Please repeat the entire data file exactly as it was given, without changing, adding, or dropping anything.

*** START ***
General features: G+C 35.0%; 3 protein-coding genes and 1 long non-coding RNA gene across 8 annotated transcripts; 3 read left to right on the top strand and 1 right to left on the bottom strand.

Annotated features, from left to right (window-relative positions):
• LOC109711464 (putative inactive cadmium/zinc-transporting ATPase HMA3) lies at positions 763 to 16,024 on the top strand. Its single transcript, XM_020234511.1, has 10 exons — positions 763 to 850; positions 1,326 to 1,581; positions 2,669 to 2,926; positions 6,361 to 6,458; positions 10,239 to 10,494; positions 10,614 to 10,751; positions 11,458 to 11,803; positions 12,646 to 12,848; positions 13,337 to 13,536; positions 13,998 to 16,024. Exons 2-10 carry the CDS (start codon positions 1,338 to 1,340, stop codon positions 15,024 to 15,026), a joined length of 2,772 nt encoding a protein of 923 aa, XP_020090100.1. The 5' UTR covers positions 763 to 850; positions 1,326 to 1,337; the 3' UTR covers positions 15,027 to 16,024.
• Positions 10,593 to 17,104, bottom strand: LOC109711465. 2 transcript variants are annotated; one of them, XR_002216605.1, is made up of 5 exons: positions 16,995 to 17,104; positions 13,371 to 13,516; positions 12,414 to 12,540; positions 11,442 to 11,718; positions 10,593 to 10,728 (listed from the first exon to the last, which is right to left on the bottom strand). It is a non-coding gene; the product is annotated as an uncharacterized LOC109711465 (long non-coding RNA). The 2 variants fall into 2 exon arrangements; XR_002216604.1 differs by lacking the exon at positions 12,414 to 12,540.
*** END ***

General features: G+C 35.0%; 3 protein-coding genes and 1 long non-coding RNA gene across 8 annotated transcripts; 3 read left to right on the top strand and 1 right to left on the bottom strand.

Annotated features, from left to right (window-relative positions):
• LOC109711464 (putative inactive cadmium/zinc-transporting ATPase HMA3) lies at positions 763 to 16,024 on the top strand. Its single transcript, XM_020234511.1, has 10 exons — positions 763 to 850; positions 1,326 to 1,581; positions 2,669 to 2,926; positions 6,361 to 6,458; positions 10,239 to 10,494; positions 10,614 to 10,751; positions 11,458 to 11,803; positions 12,646 to 12,848; positions 13,337 to 13,536; positions 13,998 to 16,024. Exons 2-10 carry the CDS (start codon positions 1,338 to 1,340, stop codon positions 15,024 to 15,026), a joined length of 2,772 nt encoding a protein of 923 aa, XP_020090100.1. The 5' UTR covers positions 763 to 850; positions 1,326 to 1,337; the 3' UTR covers positions 15,027 to 16,024.
• Positions 10,593 to 17,104, bottom strand: LOC109711465. 2 transcript variants are annotated; one of them, XR_002216605.1, is made up of 5 exons: positions 16,995 to 17,104; positions 13,371 to 13,516; positions 12,414 to 12,540; positions 11,442 to 11,718; positions 10,593 to 10,728 (listed from the first exon to the last, which is right to left on the bottom strand). It is a non-coding gene; the product is annotated as an uncharacterized LOC109711465 (long non-coding RNA). The 2 variants fall into 2 exon arrangements; XR_002216604.1 differs by lacking the exon at positions 12,414 to 12,540.